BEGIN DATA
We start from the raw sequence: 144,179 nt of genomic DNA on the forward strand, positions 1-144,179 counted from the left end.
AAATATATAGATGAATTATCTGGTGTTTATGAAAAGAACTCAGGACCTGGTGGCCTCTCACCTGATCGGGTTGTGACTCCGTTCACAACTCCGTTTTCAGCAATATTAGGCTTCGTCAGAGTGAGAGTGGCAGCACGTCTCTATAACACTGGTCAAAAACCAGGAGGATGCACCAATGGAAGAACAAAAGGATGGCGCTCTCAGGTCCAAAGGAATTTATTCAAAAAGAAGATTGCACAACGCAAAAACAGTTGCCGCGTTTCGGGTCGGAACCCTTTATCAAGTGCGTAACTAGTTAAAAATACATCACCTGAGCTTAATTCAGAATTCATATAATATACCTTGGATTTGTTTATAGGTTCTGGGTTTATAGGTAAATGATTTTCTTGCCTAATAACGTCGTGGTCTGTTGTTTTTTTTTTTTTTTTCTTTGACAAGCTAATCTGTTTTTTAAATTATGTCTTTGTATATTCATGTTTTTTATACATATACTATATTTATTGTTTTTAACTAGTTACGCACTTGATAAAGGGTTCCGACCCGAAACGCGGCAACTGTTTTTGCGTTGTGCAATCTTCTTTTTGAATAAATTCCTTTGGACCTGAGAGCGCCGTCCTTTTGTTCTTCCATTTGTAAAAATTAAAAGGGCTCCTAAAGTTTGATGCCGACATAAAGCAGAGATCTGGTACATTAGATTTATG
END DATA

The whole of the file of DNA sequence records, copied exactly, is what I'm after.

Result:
We start from the raw sequence: 144,179 nt of genomic DNA on the forward strand, positions 1-144,179 counted from the left end.
AAATATATAGATGAATTATCTGGTGTTTATGAAAAGAACTCAGGACCTGGTGGCCTCTCACCTGATCGGGTTGTGACTCCGTTCACAACTCCGTTTTCAGCAATATTAGGCTTCGTCAGAGTGAGAGTGGCAGCACGTCTCTATAACACTGGTCAAAAACCAGGAGGATGCACCAATGGAAGAACAAAAGGATGGCGCTCTCAGGTCCAAAGGAATTTATTCAAAAAGAAGATTGCACAACGCAAAAACAGTTGCCGCGTTTCGGGTCGGAACCCTTTATCAAGTGCGTAACTAGTTAAAAATACATCACCTGAGCTTAATTCAGAATTCATATAATATACCTTGGATTTGTTTATAGGTTCTGGGTTTATAGGTAAATGATTTTCTTGCCTAATAACGTCGTGGTCTGTTGTTTTTTTTTTTTTTTTCTTTGACAAGCTAATCTGTTTTTTAAATTATGTCTTTGTATATTCATGTTTTTTATACATATACTATATTTATTGTTTTTAACTAGTTACGCACTTGATAAAGGGTTCCGACCCGAAACGCGGCAACTGTTTTTGCGTTGTGCAATCTTCTTTTTGAATAAATTCCTTTGGACCTGAGAGCGCCGTCCTTTTGTTCTTCCATTTGTAAAAATTAAAAGGGCTCCTAAAGTTTGATGCCGACATAAAGCAGAGATCTGGTACATTAGATTTATG